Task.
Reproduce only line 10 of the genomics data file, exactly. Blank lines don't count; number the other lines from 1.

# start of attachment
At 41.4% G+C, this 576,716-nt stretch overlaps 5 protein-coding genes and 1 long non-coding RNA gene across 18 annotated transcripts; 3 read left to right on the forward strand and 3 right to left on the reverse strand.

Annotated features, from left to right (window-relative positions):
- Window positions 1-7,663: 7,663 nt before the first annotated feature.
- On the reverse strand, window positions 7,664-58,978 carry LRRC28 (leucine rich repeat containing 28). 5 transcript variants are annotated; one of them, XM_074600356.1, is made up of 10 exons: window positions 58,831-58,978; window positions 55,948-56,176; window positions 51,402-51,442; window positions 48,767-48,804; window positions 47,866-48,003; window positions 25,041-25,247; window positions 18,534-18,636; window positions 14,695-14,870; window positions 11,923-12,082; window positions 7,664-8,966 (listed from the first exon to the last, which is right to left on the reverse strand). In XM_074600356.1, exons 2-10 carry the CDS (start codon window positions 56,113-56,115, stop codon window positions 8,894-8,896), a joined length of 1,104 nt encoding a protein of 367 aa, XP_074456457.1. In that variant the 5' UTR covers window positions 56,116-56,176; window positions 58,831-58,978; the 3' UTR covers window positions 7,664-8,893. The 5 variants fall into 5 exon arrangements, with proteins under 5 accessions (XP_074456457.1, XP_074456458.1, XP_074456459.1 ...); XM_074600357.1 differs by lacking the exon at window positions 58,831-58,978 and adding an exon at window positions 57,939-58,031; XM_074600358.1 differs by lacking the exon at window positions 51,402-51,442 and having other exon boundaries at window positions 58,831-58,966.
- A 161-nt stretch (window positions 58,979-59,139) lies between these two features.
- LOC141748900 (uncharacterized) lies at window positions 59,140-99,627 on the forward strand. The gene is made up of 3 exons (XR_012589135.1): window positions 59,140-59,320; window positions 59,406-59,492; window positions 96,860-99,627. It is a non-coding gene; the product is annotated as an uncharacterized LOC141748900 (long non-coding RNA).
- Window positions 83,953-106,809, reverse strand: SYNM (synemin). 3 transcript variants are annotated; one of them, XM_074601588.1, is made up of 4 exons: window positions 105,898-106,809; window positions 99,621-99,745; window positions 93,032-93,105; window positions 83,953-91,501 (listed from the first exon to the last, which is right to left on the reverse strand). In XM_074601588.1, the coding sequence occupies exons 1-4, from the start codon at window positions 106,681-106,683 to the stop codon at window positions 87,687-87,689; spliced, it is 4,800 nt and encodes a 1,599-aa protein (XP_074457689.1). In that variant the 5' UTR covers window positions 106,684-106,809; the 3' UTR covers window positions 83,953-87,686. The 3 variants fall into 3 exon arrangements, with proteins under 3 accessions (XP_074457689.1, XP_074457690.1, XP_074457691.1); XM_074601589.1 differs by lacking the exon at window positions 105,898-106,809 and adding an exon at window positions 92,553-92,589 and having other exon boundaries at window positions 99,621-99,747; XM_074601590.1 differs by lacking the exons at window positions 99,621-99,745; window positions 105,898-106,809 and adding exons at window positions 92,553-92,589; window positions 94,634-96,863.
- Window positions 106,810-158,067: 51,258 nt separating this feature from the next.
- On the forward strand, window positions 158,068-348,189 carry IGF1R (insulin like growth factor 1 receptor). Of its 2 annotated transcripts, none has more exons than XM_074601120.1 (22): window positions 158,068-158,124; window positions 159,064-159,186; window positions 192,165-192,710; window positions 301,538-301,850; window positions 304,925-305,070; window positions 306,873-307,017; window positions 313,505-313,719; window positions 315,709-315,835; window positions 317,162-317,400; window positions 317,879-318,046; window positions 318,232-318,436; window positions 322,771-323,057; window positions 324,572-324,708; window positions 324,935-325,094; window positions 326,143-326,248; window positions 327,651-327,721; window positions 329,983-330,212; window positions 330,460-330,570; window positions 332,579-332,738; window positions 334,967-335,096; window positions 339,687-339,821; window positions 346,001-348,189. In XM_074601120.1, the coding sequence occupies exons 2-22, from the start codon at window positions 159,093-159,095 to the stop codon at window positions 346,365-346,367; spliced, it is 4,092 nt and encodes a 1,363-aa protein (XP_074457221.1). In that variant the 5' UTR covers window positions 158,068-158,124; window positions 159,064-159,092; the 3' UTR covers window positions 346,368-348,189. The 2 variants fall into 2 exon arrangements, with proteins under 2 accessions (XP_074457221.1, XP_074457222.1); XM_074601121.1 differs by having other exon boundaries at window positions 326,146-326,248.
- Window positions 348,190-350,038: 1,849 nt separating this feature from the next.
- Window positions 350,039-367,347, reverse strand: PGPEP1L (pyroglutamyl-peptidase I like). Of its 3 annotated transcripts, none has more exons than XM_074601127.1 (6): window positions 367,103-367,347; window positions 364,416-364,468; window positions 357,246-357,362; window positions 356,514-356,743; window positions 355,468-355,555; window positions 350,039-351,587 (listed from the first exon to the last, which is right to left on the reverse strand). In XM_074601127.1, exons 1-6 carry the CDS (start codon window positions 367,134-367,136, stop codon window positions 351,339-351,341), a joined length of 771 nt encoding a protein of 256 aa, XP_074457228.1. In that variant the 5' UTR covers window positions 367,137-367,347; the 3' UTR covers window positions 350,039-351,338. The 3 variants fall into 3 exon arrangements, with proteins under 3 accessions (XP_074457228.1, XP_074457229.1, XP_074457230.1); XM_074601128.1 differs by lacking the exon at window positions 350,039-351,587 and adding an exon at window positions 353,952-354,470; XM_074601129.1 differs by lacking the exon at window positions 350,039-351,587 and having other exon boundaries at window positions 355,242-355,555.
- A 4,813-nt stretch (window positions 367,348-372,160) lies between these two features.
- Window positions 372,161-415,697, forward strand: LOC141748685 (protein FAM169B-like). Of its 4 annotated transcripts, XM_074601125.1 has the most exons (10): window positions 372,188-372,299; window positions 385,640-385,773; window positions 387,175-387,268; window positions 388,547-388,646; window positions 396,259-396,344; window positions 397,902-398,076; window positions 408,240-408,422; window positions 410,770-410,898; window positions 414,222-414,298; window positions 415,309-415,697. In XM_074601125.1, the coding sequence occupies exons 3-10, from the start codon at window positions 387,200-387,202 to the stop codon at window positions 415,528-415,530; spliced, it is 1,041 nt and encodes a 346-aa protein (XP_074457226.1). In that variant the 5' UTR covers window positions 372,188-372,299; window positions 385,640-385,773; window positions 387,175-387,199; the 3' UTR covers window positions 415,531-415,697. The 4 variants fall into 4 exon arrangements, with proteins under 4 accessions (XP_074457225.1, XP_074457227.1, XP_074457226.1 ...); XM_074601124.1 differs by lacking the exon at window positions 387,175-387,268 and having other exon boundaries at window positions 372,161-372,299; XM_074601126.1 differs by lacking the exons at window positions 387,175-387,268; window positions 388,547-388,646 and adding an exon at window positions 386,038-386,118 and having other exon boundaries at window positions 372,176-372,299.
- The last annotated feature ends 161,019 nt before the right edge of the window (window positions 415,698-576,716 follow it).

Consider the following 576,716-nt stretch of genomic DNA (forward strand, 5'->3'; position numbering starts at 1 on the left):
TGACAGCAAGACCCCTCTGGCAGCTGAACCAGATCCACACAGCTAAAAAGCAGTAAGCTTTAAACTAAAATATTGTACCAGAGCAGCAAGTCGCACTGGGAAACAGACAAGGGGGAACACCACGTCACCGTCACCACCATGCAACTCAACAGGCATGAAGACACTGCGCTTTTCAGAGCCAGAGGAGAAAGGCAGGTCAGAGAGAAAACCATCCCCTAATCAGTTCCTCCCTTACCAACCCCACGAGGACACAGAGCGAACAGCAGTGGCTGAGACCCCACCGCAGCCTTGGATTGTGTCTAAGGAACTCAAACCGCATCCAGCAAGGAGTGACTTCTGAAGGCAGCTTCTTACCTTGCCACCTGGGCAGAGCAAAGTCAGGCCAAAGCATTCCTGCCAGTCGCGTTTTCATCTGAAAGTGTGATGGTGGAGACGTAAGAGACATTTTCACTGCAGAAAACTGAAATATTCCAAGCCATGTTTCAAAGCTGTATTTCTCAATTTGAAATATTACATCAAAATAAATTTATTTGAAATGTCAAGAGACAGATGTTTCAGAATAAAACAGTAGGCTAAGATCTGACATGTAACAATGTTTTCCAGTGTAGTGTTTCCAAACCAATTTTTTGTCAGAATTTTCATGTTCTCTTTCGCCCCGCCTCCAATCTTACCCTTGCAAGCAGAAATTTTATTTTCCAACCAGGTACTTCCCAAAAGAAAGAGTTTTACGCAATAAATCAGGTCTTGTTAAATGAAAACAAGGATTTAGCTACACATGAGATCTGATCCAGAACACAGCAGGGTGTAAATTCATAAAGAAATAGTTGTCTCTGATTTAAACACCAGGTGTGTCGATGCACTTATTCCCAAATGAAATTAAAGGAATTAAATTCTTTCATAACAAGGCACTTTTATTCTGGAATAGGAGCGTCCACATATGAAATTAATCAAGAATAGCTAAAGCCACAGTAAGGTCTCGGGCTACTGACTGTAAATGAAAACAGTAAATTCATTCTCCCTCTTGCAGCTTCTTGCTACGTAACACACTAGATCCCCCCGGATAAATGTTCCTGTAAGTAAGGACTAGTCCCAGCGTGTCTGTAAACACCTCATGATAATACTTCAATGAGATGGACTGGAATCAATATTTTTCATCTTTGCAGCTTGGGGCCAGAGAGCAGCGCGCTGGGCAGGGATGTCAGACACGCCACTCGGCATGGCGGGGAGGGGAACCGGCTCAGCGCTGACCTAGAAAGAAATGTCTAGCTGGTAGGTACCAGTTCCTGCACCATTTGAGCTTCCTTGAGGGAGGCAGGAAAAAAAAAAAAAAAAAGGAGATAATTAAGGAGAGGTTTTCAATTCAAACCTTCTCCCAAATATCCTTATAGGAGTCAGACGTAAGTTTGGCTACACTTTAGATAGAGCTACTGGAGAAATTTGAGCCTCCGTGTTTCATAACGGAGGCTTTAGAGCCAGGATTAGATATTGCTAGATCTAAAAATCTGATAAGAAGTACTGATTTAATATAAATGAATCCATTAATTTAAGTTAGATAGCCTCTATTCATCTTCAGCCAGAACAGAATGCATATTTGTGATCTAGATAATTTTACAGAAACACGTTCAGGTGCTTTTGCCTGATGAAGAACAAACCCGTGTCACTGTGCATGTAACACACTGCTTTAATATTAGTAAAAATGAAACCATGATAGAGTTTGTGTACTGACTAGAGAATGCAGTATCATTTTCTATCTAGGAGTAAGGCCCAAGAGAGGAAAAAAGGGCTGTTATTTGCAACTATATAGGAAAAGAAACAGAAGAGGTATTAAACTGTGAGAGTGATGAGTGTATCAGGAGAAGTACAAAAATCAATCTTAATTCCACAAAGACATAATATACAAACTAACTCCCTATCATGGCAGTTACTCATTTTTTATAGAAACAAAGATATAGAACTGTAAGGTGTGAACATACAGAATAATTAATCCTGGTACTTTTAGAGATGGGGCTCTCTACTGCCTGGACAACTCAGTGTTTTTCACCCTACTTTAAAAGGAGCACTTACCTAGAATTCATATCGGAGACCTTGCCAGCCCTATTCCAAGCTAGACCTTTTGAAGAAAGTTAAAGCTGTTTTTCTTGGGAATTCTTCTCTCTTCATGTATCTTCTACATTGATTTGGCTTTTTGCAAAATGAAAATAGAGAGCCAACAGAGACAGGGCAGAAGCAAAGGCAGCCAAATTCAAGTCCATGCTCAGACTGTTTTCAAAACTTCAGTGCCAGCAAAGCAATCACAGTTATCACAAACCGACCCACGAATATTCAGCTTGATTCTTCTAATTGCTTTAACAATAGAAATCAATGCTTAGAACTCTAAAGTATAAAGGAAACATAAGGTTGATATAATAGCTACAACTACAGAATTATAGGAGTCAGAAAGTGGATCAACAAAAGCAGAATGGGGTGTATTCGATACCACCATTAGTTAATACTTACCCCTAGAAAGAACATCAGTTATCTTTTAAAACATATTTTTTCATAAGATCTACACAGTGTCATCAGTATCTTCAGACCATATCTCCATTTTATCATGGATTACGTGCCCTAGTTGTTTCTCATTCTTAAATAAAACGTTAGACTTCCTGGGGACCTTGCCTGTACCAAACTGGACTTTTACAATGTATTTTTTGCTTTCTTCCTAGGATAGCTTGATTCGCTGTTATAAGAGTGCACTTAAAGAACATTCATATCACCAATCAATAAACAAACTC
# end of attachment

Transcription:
- Window positions 348,190-350,038: 1,849 nt separating this feature from the next.